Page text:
I cringe when I see sentiments like this one about the U.S. census in The Bee's comment section: "All the government needs to know is my name and how many people live in my house and that's it. There is no need for any other question…"
Even a member of Congress has announced that she intends to boycott. In June, Rep. Michele Bachmann, R-Minn., said, "I know for my family, the only question we will be answering is how many people are in our home. We won't be answering any information beyond that." She is co-sponsoring legislation to limit the census to four questions: name, age, date of response and number of people living in one household.
As any elected official knows (or should know), the census is not just a device to apportion political representation in Congress by population. And it is not just a way to help policymakers distribute federal dollars and decide where schools, highways, hospitals and other services are needed.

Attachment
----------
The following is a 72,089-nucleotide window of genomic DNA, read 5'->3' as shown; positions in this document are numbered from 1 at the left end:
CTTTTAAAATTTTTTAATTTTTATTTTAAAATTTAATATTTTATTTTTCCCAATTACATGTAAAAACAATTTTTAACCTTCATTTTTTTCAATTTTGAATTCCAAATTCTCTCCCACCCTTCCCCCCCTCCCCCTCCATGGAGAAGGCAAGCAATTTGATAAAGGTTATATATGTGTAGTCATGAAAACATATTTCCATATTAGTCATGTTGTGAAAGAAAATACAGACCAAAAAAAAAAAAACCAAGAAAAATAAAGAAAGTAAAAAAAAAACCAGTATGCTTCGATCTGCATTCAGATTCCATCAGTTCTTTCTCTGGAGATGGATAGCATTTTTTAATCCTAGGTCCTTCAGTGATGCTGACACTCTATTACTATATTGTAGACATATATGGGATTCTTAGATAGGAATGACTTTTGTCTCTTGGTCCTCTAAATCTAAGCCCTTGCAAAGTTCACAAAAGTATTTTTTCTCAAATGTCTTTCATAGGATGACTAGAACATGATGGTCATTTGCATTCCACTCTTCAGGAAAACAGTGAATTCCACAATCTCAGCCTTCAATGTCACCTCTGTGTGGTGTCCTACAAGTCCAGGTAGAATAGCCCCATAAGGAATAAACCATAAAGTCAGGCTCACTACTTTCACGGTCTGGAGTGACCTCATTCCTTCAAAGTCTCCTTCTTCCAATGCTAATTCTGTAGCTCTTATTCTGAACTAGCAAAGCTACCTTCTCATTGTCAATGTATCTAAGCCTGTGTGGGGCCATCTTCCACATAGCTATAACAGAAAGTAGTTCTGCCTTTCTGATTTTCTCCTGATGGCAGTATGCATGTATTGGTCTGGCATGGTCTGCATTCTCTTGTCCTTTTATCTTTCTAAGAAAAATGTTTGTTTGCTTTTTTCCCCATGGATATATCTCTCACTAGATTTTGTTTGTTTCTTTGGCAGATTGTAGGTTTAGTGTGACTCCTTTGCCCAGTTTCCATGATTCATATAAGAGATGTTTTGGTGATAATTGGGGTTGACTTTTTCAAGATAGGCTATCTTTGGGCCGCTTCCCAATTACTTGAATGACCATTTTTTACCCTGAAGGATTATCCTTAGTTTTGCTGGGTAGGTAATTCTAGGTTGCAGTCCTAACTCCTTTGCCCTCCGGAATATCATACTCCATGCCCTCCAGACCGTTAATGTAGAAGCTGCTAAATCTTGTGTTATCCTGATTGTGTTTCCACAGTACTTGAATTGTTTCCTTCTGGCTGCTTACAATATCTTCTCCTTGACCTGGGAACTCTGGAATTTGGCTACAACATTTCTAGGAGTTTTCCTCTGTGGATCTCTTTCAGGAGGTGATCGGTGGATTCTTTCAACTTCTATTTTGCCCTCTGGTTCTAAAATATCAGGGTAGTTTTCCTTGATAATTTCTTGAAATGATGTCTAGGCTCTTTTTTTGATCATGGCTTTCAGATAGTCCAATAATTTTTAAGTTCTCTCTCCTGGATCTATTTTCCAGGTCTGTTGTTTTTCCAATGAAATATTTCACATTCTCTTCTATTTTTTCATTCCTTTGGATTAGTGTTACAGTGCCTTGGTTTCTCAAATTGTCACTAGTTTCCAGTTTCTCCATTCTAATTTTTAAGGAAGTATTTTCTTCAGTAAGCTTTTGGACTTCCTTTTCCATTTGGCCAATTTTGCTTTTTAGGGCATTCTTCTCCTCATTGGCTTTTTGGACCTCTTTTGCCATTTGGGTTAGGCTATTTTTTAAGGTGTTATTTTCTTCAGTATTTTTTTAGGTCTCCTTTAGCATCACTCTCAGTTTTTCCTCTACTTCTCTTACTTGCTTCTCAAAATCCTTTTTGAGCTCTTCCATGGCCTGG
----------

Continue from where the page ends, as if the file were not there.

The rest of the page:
It is so much more. The U.S. census provides an essential portrait of who we are as a people and how we live – from 1790 to the present.
The census gives us a person-by-person, family-by-family, street-by-street, community-by-community, state-by-state set of details about Americans. It is not just "America by the Numbers" – an impersonal compendium of population numbers for a statistical atlas.
I know this firsthand as I've delved into family history.
Here's just one small example. From my family's oral history, I knew that my mother's grandfather had left Ireland for New York in 1893 and that he worked for James Butler's Irish neighborhood grocery store chain.
To read the complete editorial, visit The Sacramento Bee.